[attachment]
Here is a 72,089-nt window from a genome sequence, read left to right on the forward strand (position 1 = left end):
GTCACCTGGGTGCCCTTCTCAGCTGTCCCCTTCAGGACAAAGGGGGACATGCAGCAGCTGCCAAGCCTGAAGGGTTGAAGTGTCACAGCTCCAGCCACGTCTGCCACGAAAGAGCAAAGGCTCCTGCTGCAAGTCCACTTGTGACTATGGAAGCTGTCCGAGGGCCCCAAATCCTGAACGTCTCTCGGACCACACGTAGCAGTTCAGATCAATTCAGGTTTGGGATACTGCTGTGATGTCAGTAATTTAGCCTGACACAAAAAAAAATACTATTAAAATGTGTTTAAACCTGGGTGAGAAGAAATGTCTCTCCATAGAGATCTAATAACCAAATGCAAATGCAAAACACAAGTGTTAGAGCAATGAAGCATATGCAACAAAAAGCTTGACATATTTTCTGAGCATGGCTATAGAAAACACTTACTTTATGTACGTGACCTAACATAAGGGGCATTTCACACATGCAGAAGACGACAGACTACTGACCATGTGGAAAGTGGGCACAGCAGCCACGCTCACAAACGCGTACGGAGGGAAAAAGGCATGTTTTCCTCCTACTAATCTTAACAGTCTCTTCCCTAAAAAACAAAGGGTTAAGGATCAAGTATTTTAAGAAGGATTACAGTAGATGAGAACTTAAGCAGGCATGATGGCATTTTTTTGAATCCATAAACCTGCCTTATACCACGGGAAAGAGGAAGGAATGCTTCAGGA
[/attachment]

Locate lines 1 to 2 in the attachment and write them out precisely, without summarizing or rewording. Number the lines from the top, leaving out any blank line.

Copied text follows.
Here is a 72,089-nt window from a genome sequence, read left to right on the forward strand (position 1 = left end):
GTCACCTGGGTGCCCTTCTCAGCTGTCCCCTTCAGGACAAAGGGGGACATGCAGCAGCTGCCAAGCCTGAAGGGTTGAAGTGTCACAGCTCCAGCCACGTCTGCCACGAAAGAGCAAAGGCTCCTGCTGCAAGTCCACTTGTGACTATGGAAGCTGTCCGAGGGCCCCAAATCCTGAACGTCTCTCGGACCACACGTAGCAGTTCAGATCAATTCAGGTTTGGGATACTGCTGTGATGTCAGTAATTTAGCCTGACACAAAAAAAAATACTATTAAAATGTGTTTAAACCTGGGTGAGAAGAAATGTCTCTCCATAGAGATCTAATAACCAAATGCAAATGCAAAACACAAGTGTTAGAGCAATGAAGCATATGCAACAAAAAGCTTGACATATTTTCTGAGCATGGCTATAGAAAACACTTACTTTATGTACGTGACCTAACATAAGGGGCATTTCACACATGCAGAAGACGACAGACTACTGACCATGTGGAAAGTGGGCACAGCAGCCACGCTCACAAACGCGTACGGAGGGAAAAAGGCATGTTTTCCTCCTACTAATCTTAACAGTCTCTTCCCTAAAAAACAAAGGGTTAAGGATCAAGTATTTTAAGAAGGATTACAGTAGATGAGAACTTAAGCAGGCATGATGGCATTTTTTTGAATCCATAAACCTGCCTTATACCACGGGAAAGAGGAAGGAATGCTTCAGGA